General Information

Exhibition Title Special Exhibition
The Thirty-Six Immortal Poets: Elegant Arts of the Classical Japanese Court
Period October 12-November 24, 2019
The exhibition has two installations:
Part I: October 12-November 4, 2019
Part II: November 6-November24, 2019
Works on view are subject to change without notice.
Venue Kyoto National Museum, Heisei Chishinkan Wing
Transportation JR, Kintetsu Railway, Keihan Railway, Hankyu Railway, City Bus
Closed Mondays
*The museum will be opened on Monday October 14 and Monday November 4 (national holidays) and closed on Tuesday October 15 and, Tuesday November 5, 2019.
Special Exhibition Hours 9:30 a.m.-6:00 p.m. (Entrance until 5:30 p.m.)
Fridays, Saturdays 9:30 a.m.-8:00 p.m. (Entrance until 7:30 p.m.)
Special Exhibition Admission Adult 1,600 yen (1,400 yen)
Univ. Student 1,200 yen (1,000 yen)
High School Student 700 yen (500 yen)
  • Fees in parentheses are for groups of 20+
  • Admission is free for middle school students and other youths age 0–15, visitors with disabilities and one caretaker. Please show I.D.
Organized by Kyoto National Museum, Nikkei Inc., NHK Kyoto, NHK PlanNet Kinki, The Kyoto Shimbun Co., Ltd.
In conjunction with Kyoto Prefectural Board of Education, Kyoto City Board of Education, Kyoto City Tourism Association
With the support of Iwatani Corporation, Shoyeido Incense Co., Sompo Japan Nipponkoa Insurance Inc., Daikin Industries, Ltd., Takenaka Corporation, Nissha Co., Ltd., Mitsui & Co., Ltd., Mitsui Fudosan Co., Ltd.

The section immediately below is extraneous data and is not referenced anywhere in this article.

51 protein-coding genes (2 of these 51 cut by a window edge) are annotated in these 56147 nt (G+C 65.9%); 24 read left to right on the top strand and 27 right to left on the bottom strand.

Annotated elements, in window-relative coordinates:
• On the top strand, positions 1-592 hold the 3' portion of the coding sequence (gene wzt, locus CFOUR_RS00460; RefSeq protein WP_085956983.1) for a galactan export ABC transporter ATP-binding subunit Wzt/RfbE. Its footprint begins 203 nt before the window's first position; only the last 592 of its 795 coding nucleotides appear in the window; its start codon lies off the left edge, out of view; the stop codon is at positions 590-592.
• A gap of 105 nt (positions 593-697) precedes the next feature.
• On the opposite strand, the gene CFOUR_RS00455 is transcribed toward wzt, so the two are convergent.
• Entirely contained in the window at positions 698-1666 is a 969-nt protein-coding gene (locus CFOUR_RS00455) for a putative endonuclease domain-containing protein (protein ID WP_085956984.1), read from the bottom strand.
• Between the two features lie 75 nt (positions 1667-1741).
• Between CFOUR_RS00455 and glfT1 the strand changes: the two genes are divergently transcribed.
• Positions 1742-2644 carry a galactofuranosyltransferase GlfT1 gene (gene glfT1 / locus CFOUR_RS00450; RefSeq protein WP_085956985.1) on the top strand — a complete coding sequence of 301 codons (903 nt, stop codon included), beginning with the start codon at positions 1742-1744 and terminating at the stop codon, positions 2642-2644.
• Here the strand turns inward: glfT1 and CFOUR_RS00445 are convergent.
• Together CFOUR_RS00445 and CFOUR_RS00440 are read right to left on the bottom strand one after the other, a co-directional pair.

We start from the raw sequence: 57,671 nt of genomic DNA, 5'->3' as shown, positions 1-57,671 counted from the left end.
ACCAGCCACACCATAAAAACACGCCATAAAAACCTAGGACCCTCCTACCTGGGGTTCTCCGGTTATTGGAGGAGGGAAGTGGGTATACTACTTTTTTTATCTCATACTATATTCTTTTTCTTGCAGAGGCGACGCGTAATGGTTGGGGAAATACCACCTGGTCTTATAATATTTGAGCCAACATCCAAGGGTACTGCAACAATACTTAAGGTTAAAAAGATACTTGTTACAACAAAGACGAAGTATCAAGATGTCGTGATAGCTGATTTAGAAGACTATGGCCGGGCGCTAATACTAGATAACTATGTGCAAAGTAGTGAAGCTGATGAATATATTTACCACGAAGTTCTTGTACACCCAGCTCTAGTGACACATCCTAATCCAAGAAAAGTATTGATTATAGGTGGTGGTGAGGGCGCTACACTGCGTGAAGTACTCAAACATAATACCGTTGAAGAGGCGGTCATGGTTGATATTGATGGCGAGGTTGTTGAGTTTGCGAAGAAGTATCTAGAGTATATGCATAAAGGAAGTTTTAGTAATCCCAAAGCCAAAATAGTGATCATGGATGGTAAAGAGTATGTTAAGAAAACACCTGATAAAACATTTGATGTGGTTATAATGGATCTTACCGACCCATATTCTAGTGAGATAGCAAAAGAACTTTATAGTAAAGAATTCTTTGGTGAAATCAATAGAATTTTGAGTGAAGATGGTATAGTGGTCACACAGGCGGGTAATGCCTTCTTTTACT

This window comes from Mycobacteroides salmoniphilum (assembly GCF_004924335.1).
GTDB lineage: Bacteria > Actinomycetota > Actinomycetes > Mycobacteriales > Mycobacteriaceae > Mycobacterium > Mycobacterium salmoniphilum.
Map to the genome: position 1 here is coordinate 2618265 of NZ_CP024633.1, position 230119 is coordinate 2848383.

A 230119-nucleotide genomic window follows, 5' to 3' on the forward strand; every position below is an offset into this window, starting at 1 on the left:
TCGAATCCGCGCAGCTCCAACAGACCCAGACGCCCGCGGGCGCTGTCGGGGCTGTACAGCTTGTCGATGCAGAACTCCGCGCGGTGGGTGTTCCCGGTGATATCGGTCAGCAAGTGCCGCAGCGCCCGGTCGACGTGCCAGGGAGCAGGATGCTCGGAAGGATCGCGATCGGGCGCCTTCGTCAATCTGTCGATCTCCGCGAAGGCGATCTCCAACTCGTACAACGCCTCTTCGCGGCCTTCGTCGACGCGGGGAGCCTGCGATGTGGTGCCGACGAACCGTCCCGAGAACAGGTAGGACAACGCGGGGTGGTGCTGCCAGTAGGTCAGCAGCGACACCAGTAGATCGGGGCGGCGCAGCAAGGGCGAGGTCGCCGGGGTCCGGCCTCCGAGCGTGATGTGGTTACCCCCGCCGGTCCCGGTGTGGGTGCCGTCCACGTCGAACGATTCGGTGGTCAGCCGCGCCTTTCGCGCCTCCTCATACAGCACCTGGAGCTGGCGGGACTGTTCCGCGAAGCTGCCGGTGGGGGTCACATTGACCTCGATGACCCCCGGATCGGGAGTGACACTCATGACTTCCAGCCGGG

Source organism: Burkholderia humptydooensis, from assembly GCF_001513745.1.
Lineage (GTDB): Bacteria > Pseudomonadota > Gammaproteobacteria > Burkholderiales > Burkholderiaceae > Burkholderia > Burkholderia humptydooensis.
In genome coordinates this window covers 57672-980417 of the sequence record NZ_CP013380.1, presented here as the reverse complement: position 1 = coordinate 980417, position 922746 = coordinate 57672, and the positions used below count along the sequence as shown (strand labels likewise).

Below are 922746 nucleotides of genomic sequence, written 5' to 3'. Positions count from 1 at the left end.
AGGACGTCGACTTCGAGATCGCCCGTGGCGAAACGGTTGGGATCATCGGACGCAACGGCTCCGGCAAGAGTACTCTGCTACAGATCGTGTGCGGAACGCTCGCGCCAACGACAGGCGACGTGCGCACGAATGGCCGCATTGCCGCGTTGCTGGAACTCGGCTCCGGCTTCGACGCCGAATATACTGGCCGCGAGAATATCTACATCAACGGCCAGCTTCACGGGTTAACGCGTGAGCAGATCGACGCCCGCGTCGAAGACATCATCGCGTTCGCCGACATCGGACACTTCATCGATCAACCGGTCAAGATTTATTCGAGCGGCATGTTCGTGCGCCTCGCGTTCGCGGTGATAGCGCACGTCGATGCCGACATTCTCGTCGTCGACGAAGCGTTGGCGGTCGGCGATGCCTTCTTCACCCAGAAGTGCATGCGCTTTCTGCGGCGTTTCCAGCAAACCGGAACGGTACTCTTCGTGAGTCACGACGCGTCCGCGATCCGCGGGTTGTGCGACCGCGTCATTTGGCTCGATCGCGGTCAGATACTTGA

Images from the Exhibit

Exactly one hundred years ago, in 1919, Japan's newspapers were abuzz with extraordinary news. A group of industrialist connoisseurs had acquired one of the country's most precious art treasures: a set of thirteenth-century handscrolls known as the Satake Version, Thirty-Six Immortal Poets. Even more surprising was the fact that these wealthy financiers were going to separate the handscrolls into individual fragments to be divided amongst themselves and remounted as hanging scrolls for private use in their own tearooms.

Thereafter, to possess one of these Satake fragments came to be seen as the ultimate Japanese status symbol, defining its owner as an undisputed member of the country's cultural elite. Over the course of the twentieth and early twenty-first centuries, the paintings moved from private collection to private collection, their whereabouts often unknown even to specialists.

This exhibition re-unites these paintings in the most comprehensive assemblage ever held since their dispersal a century ago. In addition to the legendary fragments themselves, the show features an array of exquisite artworks related to the Thirty-Six Immortal Poets and the elegant literary court culture from which they developed.

A Message to Museum Visitors

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